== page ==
29/02/12: Multimillion-pound flood protection scheme under way
A £7.3 million project to defend the region’s electricity network against flooding is ahead of schedule, despite current UK fears of a drought.
Electricity North West has been implementing fresh protection measures at 31 sites after surveying a total of 55 sites with the aim of reducing unplanned power outages when safety measures are tripped by flood water. All programmed sites will be completed by the autumn this year.
Electricity North West – which, operates and maintains the region’s power network – has used up-to-date flood mapping information to identify sites at risk of flooding and where required taken preventative measures such as:
- Building higher walls around specific vulnerable equipment.
- Waterproofing existing walls to prevent leakage.
- Installing pumps which remove water automatically when it rains.
- Ensuring that all ‘at risk’ sites have doors protected by flood barriers
Electricity North West’s asset manager, Eddie Hamilton, said: “It’s an understatement to call the region’s weather unpredictable. Even as we are pressing ahead with this project, the country is being warned of a looming drought – but the lack of recent flooding is what has allowed us to get ahead with this work.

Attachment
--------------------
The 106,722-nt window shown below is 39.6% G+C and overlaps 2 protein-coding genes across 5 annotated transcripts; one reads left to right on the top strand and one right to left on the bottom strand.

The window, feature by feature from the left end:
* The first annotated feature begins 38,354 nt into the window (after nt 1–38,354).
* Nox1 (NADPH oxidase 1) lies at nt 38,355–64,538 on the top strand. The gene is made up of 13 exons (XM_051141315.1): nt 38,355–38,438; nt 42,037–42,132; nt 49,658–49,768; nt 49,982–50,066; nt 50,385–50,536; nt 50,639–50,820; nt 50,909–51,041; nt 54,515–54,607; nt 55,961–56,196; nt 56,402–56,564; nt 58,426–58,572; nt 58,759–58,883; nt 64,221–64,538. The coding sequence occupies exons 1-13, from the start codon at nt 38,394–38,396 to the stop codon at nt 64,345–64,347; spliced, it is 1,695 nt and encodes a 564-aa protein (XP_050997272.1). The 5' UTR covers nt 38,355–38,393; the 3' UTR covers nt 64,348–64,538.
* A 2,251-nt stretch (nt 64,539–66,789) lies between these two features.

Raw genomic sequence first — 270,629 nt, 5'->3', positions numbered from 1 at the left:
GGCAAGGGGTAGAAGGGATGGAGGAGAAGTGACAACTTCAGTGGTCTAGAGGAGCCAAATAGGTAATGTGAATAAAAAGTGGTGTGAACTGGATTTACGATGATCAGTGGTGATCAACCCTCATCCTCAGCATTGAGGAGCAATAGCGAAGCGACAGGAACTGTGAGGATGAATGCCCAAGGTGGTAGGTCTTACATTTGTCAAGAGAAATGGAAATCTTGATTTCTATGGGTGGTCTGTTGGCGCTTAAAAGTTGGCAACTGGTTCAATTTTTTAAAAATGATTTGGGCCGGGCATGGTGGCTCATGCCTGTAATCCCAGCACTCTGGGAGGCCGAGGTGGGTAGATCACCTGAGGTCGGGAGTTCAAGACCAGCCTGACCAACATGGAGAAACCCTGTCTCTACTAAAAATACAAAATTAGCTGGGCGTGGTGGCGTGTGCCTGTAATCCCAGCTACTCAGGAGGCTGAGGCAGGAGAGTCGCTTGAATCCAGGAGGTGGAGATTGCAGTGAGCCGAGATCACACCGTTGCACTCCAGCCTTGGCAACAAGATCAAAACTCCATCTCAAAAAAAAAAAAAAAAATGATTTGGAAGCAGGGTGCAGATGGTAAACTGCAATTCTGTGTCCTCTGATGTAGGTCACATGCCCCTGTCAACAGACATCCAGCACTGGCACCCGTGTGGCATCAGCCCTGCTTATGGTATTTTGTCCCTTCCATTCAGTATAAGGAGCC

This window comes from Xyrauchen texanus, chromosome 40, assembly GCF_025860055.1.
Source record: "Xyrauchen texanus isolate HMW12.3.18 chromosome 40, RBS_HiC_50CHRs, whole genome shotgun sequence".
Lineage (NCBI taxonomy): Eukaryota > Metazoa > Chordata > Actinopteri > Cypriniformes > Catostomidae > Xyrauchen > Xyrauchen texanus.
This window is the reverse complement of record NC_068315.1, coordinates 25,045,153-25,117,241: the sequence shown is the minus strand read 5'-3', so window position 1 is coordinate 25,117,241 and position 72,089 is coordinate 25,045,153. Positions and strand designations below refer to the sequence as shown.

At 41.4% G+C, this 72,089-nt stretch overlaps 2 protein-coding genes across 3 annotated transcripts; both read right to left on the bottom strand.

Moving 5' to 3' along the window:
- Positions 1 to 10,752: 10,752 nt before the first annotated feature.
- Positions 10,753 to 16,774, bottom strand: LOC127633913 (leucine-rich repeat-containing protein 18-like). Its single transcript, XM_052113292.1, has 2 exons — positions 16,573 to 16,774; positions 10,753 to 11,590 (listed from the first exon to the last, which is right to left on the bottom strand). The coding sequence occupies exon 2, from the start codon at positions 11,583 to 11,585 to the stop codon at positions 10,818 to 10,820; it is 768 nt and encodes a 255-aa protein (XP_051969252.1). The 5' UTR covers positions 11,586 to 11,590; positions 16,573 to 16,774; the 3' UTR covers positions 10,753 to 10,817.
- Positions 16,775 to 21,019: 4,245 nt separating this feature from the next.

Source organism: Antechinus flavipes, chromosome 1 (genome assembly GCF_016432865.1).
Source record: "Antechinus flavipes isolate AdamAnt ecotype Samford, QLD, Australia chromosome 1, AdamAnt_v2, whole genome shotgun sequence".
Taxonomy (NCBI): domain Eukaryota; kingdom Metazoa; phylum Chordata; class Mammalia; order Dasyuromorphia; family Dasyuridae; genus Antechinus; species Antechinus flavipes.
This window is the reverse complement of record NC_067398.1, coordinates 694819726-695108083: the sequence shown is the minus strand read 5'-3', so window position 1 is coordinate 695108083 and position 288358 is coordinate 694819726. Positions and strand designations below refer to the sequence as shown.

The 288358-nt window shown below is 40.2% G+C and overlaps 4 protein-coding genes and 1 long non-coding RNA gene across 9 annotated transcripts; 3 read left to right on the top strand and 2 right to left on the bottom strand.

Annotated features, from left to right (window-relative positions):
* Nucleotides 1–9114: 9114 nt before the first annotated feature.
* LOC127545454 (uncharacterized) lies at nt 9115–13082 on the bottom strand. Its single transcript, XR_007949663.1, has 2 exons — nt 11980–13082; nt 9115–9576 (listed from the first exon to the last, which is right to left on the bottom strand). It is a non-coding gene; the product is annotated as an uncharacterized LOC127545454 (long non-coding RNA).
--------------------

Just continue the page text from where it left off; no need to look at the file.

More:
“Dry conditions, followed by heavy rainfall is actually a prime trigger for flash flooding so it is important that our protection in high-risk areas is ready for the challenges the changeable weather may throw at us.”
The investment is part of Electricity North West’s commitment to reducing power outages caused by weather.
Eddie added: “It’s easy to look at the network and wonder why so many sites are in areas prone to flooding. One reason is that substations need to be close to customers – regardless of where they live.
“Environmental factors mean that more of the UK could be at risk of flooding in the future. This is why we are continuing to invest in the protection of the North West network to continually provide the best possible service to our customers.
“While we can’t predict how weather changes might affect the timescales of this type of project, it is good to be in a position where we know that we’re ahead of our plan to install extra protection in some of the higher-risk areas.”
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